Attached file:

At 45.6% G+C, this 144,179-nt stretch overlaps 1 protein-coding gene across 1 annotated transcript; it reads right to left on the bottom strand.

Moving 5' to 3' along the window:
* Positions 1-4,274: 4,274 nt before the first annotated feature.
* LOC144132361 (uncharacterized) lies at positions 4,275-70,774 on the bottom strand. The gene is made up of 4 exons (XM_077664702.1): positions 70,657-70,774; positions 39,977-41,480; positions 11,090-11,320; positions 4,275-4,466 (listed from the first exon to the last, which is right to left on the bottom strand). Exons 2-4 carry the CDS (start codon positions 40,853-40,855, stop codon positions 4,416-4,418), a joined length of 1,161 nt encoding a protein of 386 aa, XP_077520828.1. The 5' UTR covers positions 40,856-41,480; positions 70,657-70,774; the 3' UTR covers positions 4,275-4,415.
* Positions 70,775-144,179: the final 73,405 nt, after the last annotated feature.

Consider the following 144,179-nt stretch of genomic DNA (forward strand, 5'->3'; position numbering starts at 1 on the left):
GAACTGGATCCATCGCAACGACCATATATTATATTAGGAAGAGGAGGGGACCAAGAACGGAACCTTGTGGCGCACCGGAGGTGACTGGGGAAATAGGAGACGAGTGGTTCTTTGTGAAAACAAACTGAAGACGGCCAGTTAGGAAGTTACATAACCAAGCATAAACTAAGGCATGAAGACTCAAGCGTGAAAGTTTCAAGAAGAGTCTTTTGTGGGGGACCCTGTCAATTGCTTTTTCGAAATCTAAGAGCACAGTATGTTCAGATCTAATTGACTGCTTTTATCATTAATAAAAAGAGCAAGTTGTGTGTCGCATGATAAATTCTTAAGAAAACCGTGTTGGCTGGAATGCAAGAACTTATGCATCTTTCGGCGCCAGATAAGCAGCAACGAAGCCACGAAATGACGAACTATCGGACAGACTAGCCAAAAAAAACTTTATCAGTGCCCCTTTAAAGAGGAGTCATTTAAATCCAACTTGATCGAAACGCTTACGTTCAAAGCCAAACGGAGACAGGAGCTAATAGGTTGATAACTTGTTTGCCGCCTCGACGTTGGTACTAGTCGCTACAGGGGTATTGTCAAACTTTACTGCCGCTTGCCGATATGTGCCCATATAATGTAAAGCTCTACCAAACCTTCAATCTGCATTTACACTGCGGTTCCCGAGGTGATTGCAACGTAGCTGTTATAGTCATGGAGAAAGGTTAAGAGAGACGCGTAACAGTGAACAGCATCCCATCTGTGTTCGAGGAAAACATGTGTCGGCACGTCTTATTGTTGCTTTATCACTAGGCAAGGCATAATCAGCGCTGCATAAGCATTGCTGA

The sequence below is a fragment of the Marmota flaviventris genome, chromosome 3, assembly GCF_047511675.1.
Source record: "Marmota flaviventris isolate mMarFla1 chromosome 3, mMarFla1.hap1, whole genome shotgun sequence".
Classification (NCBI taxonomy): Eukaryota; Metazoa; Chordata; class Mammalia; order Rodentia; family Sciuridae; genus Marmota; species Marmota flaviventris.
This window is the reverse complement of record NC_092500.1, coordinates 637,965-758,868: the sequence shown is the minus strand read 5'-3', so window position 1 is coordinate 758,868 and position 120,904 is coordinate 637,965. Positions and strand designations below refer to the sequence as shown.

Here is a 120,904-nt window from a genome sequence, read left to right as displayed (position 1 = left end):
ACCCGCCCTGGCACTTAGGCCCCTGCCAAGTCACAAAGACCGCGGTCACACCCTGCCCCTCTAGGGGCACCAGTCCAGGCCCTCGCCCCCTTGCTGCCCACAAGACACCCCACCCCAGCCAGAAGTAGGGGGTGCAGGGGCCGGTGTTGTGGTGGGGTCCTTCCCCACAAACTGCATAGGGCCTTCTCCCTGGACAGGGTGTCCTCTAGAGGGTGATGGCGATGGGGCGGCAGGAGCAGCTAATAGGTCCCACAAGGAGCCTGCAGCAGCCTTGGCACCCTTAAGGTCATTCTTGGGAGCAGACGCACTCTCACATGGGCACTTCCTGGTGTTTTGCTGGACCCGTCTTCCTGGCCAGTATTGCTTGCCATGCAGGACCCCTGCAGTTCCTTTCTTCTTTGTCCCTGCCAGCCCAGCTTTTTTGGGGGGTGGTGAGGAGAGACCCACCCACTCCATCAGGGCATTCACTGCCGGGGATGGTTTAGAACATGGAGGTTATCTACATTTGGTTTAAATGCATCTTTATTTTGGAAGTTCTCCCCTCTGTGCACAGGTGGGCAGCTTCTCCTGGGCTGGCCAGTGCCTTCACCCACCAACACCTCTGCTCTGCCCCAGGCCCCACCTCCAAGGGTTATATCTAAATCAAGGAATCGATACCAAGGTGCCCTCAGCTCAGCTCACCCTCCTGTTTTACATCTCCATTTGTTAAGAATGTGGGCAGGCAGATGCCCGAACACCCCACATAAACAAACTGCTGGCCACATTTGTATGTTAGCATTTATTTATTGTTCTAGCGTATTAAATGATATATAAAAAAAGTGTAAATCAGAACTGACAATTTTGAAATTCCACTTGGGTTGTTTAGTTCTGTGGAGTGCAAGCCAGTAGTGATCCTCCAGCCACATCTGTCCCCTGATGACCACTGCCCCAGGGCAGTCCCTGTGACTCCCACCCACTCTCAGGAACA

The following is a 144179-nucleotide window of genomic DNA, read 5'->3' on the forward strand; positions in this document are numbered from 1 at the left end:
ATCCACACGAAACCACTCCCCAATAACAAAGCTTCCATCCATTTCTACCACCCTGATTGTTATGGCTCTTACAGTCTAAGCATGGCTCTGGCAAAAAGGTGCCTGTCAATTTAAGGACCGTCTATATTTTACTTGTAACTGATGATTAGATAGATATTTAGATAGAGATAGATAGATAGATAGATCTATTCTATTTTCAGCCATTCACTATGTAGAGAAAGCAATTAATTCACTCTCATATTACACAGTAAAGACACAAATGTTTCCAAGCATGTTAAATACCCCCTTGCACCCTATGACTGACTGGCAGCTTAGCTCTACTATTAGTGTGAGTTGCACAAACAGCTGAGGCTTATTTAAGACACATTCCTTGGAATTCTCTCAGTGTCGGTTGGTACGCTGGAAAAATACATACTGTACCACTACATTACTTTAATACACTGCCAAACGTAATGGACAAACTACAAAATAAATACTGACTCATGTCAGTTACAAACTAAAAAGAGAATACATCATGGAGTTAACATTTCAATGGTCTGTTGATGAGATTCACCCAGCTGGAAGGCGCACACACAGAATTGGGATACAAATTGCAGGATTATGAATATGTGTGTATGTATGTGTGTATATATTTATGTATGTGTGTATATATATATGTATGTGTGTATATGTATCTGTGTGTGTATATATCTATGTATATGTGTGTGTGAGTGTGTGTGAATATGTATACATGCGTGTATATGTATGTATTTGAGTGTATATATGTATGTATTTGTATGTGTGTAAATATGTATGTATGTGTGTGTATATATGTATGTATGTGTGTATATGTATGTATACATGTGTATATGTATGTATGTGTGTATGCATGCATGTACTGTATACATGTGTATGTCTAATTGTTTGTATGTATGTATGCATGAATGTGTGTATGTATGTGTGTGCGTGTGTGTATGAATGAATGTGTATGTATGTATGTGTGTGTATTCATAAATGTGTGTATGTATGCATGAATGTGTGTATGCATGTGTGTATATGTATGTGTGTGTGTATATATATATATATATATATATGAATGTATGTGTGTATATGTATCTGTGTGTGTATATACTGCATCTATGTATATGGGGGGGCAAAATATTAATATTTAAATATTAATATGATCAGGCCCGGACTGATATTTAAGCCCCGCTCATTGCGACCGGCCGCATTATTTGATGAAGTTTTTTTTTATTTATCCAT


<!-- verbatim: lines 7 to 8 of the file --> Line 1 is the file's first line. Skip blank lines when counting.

GAACTGGATCCATCGCAACGACCATATATTATATTAGGAAGAGGAGGGGACCAAGAACGGAACCTTGTGGCGCACCGGAGGTGACTGGGGAAATAGGAGACGAGTGGTTCTTTGTGAAAACAAACTGAAGACGGCCAGTTAGGAAGTTACATAACCAAGCATAAACTAAGGCATGAAGACTCAAGCGTGAAAGTTTCAAGAAGAGTCTTTTGTGGGGGACCCTGTCAATTGCTTTTTCGAAATCTAAGAGCACAGTATGTTCAGATCTAATTGACTGCTTTTATCATTAATAAAAAGAGCAAGTTGTGTGTCGCATGATAAATTCTTAAGAAAACCGTGTTGGCTGGAATGCAAGAACTTATGCATCTTTCGGCGCCAGATAAGCAGCAACGAAGCCACGAAATGACGAACTATCGGACAGACTAGCCAAAAAAAACTTTATCAGTGCCCCTTTAAAGAGGAGTCATTTAAATCCAACTTGATCGAAACGCTTACGTTCAAAGCCAAACGGAGACAGGAGCTAATAGGTTGATAACTTGTTTGCCGCCTCGACGTTGGTACTAGTCGCTACAGGGGTATTGTCAAACTTTACTGCCGCTTGCCGATATGTGCCCATATAATGTAAAGCTCTACCAAACCTTCAATCTGCATTTACACTGCGGTTCCCGAGGTGATTGCAACGTAGCTGTTATAGTCATGGAGAAAGGTTAAGAGAGACGCGTAACAGTGAACAGCATCCCATCTGTGTTCGAGGAAAACATGTGTCGGCACGTCTTATTGTTGCTTTATCACTAGGCAAGGCATAATCAGCGCTGCATAAGCATTGCTGA

The sequence below is a fragment of the Marmota flaviventris genome, chromosome 3, assembly GCF_047511675.1.